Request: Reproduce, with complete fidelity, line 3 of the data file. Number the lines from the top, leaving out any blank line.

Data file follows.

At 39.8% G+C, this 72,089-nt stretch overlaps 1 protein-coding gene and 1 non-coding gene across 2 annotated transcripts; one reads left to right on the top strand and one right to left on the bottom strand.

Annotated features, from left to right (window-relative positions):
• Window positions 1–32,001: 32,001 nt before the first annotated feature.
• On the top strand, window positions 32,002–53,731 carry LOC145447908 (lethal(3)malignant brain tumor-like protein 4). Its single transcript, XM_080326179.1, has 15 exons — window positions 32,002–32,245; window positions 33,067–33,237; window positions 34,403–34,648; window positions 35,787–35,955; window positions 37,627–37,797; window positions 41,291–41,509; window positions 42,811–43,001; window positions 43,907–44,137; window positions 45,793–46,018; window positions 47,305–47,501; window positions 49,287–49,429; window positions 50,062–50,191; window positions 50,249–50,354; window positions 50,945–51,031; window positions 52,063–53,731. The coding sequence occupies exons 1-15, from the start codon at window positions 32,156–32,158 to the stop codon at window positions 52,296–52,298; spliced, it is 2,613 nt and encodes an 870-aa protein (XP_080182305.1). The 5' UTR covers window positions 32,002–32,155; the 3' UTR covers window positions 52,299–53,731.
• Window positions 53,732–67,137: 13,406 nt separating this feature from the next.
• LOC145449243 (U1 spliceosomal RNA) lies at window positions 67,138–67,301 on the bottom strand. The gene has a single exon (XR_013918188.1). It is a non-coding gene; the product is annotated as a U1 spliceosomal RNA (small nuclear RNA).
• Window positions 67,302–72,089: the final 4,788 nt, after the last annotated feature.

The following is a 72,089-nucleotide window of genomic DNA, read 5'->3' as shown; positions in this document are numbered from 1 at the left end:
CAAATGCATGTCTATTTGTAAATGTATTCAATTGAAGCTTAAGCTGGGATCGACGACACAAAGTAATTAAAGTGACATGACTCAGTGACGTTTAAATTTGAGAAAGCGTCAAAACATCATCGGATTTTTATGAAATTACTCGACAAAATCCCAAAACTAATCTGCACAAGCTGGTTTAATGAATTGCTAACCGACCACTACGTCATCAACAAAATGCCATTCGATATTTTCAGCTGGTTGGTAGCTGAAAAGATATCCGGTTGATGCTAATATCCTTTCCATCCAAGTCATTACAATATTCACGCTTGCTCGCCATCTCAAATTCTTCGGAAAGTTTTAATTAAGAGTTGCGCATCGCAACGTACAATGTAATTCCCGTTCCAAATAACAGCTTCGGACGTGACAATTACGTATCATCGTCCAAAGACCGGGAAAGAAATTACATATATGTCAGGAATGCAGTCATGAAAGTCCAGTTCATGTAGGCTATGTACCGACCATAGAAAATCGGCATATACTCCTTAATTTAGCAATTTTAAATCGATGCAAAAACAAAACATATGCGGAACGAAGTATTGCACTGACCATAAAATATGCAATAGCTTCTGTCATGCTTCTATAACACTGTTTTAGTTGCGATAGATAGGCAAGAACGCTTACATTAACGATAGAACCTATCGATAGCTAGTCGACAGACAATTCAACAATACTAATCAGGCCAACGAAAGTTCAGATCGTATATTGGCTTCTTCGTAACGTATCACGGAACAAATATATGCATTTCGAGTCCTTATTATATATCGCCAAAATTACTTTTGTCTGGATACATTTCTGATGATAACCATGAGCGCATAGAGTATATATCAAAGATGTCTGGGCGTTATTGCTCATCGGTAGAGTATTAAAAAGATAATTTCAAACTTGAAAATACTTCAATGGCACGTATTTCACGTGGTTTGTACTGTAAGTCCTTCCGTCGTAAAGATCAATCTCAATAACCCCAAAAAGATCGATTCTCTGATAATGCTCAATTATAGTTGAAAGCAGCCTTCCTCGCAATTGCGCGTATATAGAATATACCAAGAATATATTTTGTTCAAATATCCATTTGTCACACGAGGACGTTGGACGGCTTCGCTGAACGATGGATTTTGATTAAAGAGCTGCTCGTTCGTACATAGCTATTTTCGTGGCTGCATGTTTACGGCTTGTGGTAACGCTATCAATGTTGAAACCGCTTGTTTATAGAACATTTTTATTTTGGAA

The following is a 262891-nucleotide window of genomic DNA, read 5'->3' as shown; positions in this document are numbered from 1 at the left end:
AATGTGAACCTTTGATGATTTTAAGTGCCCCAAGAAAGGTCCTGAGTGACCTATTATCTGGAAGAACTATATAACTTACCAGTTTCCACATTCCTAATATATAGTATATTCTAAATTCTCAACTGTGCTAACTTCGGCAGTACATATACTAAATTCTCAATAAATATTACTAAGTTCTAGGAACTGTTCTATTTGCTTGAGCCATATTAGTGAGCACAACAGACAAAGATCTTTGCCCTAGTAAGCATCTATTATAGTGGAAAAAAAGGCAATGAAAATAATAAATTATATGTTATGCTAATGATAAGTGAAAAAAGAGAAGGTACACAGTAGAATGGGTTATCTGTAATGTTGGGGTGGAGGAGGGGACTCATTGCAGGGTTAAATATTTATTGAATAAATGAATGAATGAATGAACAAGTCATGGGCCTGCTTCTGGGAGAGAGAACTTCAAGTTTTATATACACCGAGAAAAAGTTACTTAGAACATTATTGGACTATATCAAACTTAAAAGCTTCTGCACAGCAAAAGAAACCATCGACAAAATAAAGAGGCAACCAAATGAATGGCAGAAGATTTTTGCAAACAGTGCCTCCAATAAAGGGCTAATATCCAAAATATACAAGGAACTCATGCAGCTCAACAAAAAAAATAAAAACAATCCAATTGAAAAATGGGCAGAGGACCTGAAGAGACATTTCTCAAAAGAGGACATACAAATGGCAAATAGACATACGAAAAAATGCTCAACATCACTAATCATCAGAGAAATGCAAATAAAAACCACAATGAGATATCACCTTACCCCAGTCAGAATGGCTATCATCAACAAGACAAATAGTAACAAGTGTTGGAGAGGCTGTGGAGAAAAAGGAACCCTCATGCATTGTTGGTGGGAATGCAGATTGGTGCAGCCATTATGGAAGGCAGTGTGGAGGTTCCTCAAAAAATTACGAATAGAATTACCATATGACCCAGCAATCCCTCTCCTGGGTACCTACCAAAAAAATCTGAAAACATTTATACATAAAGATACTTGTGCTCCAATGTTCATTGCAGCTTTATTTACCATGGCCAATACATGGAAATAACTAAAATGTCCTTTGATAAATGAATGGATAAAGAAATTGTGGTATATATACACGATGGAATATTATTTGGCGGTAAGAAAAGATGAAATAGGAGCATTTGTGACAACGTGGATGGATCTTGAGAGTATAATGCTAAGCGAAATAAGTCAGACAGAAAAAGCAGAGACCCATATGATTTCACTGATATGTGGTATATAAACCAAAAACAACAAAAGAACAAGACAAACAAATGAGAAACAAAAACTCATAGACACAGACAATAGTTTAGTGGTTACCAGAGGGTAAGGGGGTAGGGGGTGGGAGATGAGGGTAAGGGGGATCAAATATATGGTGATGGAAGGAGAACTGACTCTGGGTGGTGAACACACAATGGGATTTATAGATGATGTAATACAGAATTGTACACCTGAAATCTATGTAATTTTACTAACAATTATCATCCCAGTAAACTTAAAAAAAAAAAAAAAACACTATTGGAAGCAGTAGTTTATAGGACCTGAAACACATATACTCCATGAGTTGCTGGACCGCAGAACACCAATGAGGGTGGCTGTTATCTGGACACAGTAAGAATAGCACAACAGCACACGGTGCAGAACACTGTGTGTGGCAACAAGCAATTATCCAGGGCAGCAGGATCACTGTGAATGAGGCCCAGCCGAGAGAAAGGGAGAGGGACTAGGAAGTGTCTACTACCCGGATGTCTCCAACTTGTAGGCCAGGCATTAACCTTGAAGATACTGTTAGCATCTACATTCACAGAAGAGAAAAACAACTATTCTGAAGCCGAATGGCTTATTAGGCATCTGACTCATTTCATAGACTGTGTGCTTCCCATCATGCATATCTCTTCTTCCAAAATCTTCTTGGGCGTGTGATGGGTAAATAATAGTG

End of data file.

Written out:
• Window positions 1–32,001: 32,001 nt before the first annotated feature.